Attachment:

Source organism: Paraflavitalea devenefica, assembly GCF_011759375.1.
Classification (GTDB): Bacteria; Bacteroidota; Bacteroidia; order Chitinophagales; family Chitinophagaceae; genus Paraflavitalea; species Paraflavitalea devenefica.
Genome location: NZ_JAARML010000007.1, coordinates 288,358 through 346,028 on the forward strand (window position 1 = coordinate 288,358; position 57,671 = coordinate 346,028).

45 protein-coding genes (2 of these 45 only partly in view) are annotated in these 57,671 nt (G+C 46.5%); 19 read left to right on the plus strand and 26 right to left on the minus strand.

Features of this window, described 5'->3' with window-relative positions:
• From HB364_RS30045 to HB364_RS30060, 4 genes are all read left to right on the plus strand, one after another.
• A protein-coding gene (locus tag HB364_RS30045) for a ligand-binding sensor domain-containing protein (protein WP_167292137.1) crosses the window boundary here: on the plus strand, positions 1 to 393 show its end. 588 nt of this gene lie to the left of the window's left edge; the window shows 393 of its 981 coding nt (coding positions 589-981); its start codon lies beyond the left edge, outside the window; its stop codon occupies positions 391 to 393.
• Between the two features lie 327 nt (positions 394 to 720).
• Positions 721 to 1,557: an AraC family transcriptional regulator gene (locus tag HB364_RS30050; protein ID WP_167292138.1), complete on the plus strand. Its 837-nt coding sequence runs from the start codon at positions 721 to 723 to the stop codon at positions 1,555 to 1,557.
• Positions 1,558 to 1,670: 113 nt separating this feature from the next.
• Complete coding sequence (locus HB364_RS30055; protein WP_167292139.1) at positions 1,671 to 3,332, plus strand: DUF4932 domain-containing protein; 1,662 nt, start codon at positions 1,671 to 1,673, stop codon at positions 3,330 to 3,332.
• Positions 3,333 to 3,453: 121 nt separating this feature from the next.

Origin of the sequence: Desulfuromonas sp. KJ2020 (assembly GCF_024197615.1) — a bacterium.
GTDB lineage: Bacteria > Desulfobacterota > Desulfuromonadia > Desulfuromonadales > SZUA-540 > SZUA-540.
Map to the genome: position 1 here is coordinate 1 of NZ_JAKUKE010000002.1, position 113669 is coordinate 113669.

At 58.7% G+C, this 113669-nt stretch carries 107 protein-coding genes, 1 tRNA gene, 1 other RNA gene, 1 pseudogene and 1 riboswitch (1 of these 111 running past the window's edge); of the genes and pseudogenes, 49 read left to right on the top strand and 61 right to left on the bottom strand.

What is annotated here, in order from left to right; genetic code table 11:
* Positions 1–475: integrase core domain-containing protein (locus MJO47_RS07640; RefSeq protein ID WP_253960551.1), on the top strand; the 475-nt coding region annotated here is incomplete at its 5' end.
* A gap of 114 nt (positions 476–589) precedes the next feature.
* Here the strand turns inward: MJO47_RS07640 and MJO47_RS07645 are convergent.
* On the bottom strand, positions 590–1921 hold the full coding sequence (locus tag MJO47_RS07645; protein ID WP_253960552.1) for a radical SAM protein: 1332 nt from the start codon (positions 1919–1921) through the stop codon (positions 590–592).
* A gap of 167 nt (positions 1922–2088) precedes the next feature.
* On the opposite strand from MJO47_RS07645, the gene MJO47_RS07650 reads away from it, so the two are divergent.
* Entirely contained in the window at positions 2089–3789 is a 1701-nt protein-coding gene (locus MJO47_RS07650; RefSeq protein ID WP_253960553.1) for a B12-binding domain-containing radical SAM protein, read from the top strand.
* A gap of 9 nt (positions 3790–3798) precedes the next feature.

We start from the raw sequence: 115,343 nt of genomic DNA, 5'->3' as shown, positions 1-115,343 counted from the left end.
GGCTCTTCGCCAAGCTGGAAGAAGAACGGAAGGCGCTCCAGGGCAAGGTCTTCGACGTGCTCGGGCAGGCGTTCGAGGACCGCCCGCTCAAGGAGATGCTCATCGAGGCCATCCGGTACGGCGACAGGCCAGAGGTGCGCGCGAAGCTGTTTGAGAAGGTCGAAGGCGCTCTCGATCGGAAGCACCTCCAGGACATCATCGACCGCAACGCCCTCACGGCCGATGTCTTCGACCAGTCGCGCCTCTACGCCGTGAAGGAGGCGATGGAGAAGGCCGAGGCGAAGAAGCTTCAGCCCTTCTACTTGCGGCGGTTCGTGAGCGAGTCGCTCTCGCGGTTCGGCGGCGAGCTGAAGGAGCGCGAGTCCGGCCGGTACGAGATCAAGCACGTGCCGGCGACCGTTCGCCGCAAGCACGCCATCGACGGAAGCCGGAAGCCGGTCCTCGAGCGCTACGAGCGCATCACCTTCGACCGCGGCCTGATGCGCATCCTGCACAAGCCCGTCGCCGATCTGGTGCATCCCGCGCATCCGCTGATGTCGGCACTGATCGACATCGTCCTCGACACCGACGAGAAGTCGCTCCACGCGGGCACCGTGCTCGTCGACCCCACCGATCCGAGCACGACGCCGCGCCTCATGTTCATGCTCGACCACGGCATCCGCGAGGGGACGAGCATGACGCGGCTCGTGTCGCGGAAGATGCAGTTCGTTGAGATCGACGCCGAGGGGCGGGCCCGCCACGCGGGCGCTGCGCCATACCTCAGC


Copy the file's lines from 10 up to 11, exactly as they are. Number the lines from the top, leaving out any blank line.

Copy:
• Positions 1,558 to 1,670: 113 nt separating this feature from the next.
• Complete coding sequence (locus HB364_RS30055; protein WP_167292139.1) at positions 1,671 to 3,332, plus strand: DUF4932 domain-containing protein; 1,662 nt, start codon at positions 1,671 to 1,673, stop codon at positions 3,330 to 3,332.